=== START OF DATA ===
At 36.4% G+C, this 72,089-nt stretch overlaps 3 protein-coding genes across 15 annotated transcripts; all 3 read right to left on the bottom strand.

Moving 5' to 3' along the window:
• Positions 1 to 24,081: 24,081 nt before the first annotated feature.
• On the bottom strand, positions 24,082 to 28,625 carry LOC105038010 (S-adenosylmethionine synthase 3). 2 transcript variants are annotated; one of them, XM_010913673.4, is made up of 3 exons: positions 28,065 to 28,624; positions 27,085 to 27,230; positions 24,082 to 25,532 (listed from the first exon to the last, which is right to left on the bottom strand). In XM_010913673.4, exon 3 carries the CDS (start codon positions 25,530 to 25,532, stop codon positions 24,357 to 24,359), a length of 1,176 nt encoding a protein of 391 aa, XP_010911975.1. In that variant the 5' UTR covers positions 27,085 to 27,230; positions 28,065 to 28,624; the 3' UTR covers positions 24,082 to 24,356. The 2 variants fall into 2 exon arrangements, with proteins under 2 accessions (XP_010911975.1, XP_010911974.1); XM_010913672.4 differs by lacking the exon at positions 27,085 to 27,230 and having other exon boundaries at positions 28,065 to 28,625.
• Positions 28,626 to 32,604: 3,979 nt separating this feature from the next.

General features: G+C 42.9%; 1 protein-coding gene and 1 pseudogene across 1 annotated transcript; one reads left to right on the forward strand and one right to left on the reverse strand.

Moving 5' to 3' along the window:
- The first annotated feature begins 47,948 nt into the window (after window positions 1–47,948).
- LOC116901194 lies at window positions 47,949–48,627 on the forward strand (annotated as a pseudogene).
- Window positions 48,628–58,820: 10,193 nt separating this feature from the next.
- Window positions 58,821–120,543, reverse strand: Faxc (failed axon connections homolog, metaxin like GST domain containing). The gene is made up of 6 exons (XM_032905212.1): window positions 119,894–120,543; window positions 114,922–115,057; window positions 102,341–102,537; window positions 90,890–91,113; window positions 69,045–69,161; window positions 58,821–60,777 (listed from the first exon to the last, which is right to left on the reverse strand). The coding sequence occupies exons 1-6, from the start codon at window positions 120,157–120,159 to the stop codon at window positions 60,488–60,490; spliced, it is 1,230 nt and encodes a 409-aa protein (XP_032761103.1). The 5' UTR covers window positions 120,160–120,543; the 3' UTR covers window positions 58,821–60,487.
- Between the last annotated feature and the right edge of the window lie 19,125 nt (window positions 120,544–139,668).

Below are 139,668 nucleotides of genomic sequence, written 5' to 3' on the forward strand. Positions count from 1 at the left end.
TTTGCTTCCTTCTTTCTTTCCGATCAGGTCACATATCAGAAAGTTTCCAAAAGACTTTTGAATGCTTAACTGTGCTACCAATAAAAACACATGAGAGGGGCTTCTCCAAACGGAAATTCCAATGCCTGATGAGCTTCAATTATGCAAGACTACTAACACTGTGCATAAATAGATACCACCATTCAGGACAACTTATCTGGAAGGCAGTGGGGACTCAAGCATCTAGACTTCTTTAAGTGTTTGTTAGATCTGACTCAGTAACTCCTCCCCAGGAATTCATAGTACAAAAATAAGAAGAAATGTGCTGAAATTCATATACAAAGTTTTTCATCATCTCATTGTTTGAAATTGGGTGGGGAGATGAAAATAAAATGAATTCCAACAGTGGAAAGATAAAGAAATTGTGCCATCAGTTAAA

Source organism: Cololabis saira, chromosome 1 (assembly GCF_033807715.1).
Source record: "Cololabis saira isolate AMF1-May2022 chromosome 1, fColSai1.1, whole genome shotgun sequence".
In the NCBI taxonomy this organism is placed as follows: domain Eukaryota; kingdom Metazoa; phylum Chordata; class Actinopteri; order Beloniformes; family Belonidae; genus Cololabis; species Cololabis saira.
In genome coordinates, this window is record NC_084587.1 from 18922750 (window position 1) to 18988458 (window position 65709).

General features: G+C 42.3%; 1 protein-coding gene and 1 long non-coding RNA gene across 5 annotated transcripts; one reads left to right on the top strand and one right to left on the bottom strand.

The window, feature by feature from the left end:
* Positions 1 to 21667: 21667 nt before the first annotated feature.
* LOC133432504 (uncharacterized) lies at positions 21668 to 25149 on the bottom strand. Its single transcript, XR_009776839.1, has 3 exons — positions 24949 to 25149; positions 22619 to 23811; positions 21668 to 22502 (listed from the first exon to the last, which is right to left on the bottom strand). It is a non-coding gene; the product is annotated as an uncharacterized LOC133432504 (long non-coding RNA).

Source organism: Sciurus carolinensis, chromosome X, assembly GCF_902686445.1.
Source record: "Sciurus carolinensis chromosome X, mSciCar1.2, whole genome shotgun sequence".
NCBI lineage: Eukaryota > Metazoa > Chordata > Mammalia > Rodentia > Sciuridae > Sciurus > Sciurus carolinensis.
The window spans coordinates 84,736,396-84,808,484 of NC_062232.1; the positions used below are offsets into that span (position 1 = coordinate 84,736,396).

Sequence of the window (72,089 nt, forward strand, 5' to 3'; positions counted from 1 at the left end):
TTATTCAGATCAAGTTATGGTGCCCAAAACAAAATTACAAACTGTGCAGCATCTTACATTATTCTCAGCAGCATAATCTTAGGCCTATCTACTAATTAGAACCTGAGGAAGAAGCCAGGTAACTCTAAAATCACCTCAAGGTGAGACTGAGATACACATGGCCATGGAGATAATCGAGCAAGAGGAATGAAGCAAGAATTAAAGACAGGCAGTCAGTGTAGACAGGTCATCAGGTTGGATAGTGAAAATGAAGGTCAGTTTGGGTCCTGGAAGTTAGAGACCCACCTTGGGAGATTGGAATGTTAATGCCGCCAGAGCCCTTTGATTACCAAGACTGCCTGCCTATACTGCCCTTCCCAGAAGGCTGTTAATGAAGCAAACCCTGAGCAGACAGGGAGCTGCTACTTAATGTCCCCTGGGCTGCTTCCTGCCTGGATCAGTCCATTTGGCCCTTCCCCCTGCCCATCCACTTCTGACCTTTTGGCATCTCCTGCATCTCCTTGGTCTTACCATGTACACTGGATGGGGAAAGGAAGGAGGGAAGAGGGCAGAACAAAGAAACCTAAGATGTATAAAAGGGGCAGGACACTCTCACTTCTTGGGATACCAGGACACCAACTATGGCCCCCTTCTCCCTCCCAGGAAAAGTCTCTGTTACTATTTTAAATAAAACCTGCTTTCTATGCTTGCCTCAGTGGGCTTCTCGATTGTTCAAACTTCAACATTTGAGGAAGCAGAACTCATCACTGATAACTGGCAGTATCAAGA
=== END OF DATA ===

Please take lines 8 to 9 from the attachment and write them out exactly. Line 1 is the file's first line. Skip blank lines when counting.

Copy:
- The first annotated feature begins 47,948 nt into the window (after window positions 1–47,948).
- LOC116901194 lies at window positions 47,949–48,627 on the forward strand (annotated as a pseudogene).